Thursday, February 24, 2011

How did HB0495 Committee Meeting on Feb. 22, 2011 go?

Check out some research and other reasons for New Hampshire House Bill-495 Healthy Lawns, Healthy Kids

Well I took notes just for you. Well, for the children. Actually, for further research.

Let me first tell you what this meeting wasn't.  It wasn't an insane mash of hippies trying to speak over big industry goons. 
It was a well gathered group of concerned and knowledgeable representatives, parents, landscapers and master gardeners, some individuals who have been affected by pesticides and those who formally sprayed pesticides and have now weighed warnings.  As well as, representatives of NHCAN, RISE, the US EPA, and the Pesticide Control Board.

Bayer and many others were not there with lawyers this year. Does this say they aren’t concerned or they have no fight here? Maybe they missed the fact this is a new year and a new law.
Below is what I took notes on while I listened, to nervous to add a word myself. What I would like to know is: where were you? All of you parents and caretakers, daycare center owners and workers, what happened? Do you know what is going on? Are you going to be surprised when a bill passes that affects our children’s lives?  Are others saving your children’s intellect and health for you? Just kidding.  Everybody needs a hand raising children.

A master gardener relayed that while studying the tremendous hours it takes to be a master gardener is was stressed that pesticide labels should be read.  Read before you buy, read before use and read before storing. As well as not to mix chemicals and not use in the same container as other until properly cleaned.  She said that although this was being told to gardeners who are usually in the dirt, the message was made heard.

From the Director of the Pesticide Control Board- has a NH partners for healthy schools program. This director stated how he is indebted to protect the environment – (raising a comment from the sidelines).  He goes on to holds up massive books about pesticide use and regulation and then tiny pamphlets about organics.
    Also presents a survey that is sent to schools asking of their current use of pesticides. He mentions how pesticides are “Heavily regulated.”
So one representative asks – so with all the regulations, wouldn’t it just be easier not to use these?   The director replies how pests work in a cycles of 2-5 years

Two representatives suggest IPM be improved, “have more teeth” a list of actions possible, more options, questions asked before pesticide use - what did you try? And to only use chemicals in dire consequences, further asking the director of pesticide control board for more rigor of application and enforcement of IPM.

A man from Harvard and serving on the scientific advisory panel at the EPA gave an exceptional testimony.
He explains that the EPA is phasing out pesticides one after another due to health effects on children.  The EPA says if there is an alternative, use it.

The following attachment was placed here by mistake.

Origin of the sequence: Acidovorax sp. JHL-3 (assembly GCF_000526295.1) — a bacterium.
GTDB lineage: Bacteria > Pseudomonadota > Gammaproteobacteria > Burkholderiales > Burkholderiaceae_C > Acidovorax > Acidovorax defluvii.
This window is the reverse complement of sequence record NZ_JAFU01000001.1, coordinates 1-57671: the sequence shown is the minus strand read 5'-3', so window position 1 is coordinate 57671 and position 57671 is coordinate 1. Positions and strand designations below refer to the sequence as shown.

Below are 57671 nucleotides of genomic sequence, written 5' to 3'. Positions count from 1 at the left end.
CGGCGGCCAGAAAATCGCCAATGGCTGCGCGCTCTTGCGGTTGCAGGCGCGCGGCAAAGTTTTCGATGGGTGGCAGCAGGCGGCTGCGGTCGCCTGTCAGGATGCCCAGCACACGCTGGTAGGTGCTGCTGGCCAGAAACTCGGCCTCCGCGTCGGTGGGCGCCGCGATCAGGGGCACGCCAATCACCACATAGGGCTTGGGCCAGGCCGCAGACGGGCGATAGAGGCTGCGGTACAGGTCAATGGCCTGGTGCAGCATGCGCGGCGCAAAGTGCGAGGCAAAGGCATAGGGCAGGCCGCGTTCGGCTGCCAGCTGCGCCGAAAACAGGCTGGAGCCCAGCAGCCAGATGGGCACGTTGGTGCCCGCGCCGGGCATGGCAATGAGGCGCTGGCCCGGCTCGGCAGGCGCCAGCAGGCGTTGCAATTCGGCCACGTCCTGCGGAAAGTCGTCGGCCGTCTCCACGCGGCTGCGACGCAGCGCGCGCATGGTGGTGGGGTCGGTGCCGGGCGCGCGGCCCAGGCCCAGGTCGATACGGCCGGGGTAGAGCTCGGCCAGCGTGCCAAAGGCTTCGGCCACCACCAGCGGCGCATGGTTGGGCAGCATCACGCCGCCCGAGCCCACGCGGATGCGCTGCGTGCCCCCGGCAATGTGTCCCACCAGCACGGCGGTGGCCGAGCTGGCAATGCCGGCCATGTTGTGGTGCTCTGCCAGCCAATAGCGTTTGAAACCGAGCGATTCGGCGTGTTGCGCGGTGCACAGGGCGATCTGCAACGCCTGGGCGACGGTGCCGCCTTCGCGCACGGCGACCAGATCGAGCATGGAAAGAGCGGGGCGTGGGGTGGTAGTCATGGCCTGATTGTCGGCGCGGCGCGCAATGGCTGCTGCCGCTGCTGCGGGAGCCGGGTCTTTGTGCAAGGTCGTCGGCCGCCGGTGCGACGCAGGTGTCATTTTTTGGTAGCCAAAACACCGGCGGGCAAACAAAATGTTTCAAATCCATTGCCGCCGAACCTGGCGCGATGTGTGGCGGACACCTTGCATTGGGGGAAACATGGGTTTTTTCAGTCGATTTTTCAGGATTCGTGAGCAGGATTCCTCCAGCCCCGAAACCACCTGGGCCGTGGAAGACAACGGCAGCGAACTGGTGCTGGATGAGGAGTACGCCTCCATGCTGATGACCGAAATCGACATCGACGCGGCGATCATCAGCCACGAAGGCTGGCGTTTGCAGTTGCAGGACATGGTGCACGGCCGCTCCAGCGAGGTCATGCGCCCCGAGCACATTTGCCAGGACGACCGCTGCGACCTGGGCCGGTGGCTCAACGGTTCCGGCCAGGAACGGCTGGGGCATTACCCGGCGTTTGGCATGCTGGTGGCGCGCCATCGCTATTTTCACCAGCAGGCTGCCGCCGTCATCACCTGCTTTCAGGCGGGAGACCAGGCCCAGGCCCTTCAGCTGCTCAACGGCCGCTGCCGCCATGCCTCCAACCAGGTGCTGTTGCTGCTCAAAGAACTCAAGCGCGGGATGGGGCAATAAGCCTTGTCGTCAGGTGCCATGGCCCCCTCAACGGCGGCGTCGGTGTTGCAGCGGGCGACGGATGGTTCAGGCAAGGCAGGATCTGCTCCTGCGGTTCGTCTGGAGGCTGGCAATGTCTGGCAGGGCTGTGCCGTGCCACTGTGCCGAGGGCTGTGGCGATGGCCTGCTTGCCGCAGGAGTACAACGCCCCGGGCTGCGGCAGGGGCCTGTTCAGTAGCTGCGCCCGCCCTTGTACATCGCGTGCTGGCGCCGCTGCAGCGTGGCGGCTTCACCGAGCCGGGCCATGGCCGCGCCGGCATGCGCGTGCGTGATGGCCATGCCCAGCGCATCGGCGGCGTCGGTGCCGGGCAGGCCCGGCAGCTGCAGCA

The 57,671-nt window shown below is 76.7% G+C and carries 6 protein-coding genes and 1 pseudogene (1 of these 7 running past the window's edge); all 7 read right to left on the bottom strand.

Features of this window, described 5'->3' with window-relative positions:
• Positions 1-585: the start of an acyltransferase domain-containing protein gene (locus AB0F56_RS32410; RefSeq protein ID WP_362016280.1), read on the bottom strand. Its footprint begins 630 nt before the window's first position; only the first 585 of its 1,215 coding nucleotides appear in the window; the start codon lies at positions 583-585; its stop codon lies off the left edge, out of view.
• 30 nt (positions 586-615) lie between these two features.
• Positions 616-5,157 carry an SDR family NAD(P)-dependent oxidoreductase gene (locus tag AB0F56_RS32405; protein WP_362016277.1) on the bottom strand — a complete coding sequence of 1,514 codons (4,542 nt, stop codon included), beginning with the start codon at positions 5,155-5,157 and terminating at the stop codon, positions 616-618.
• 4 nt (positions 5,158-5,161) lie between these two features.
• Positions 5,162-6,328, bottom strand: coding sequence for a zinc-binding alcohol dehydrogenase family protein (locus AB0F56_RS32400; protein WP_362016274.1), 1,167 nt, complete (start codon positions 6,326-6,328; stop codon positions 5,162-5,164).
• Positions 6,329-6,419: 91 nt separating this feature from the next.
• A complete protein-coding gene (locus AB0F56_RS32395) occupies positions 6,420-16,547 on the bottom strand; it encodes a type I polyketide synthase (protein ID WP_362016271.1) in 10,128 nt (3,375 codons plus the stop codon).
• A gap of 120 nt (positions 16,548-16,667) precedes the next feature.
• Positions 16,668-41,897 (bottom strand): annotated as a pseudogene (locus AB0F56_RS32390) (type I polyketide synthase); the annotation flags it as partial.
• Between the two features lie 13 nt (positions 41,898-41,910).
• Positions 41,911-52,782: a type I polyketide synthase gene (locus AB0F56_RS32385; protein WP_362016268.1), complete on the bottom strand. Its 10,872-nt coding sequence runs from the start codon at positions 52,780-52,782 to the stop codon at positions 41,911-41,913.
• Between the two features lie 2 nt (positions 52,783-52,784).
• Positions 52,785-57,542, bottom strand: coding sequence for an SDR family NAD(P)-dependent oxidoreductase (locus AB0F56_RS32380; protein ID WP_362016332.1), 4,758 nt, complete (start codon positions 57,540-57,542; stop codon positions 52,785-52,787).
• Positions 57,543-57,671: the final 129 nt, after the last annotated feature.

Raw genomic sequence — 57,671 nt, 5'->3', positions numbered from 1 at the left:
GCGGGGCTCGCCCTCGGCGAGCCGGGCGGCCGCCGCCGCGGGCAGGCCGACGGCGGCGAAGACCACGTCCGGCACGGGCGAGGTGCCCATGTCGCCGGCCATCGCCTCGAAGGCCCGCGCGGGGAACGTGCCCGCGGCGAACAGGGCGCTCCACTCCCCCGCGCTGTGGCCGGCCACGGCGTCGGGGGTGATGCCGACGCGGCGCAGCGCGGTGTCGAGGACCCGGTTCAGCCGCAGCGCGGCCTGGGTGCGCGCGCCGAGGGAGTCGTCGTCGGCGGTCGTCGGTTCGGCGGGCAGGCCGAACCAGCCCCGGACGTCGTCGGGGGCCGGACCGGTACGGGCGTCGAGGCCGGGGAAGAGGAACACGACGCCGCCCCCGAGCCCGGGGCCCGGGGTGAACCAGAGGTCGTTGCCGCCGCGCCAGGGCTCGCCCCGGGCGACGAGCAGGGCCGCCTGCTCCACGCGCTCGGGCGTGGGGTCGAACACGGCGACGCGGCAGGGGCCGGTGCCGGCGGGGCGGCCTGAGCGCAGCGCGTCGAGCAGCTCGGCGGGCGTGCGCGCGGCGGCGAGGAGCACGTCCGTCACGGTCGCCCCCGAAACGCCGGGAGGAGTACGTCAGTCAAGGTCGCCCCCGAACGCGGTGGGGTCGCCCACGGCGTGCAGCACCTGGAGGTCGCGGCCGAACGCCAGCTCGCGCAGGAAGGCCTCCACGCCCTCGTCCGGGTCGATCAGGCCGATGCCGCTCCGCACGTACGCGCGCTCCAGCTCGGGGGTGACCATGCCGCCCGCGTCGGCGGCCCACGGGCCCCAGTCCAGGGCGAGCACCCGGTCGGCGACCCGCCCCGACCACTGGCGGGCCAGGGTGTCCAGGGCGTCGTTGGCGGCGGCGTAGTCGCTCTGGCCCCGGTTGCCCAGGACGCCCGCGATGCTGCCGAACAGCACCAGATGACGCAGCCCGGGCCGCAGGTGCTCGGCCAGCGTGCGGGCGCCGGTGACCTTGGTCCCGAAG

Once organophosphates are put down, so close to toddlers, residues are on carpets and walls are there so long that children are exposed.  40% of kids, 4 out of 10, have mobility problems whether nuero, asthma, birth defects, adding in cancer is 50% of children having health difficulties.
    The shortcoming of research on disease and exposure is that cause and effect separate widely in terms of how long it takes for many diseases to present themselves. However he states how the disease and pesticides use curves are parallel.
    Pesticide use is not followed up and not responsible.  He went on to tell a story of two healthy girls playing soccer that had to be rushed to the emergency room.  One having seizures, both serious enough to be kept overnight. Experts were called to find out why something like this would happen to these healthy girls.  Come to find blue dye on their soccer socks that would be an additive to pesticides being put down.
    He touches on the fact that weeds are resistant to roundup, grower taller than us.
He uses an example of a “Risk cup” saying you do not want your risk cup to be filled even 40% and you definitely do not want to fill your cup or there will be negative health consequences. Pesticide residues in our food fill up 80% of our risk cup.  !!!!
NH HB0495 will control so called unnecessary pesticides.
NH will take leadership.
As well, he promised to push the EPA to start a pier review federal government funded study, to find out if it does decrease children’s exposure to pesticides if the law passes.  And the EPA does have ways of accounting for residues from other places. 

We really have a chance here to lower our children’s exposure and prove it.

Also, this study could create a few years worth of jobs for NH.
  Almost all are being phased out but are important in agriculture.  They are also important as a backup for serious health concerns and if we use too much we will not be able to use them then.  Africa overused pyrethroids so much that mosquitoes are resistant now and they must use DDT on a local scale. 

The biggest threat to health this day and age is environmentally mediated diseases.
This is the first generation expected to have shorter life spans than their parents

According to the EPA – no pesticide can be considered safe even when used as directed
There are 100+ studies on canine lymphoma similar to the human version Non-Hodgkin’s Lymphoma related to pesticides.
Merit an insecticide used for control of white grubs and other insects in lawns and landscaping is a human neurotoxin and linked to bee colony collapse.

Attention is brought about the studies that deam pesticides safe and those finding health concerns. Industry funded vs. University funded.  Which has bias?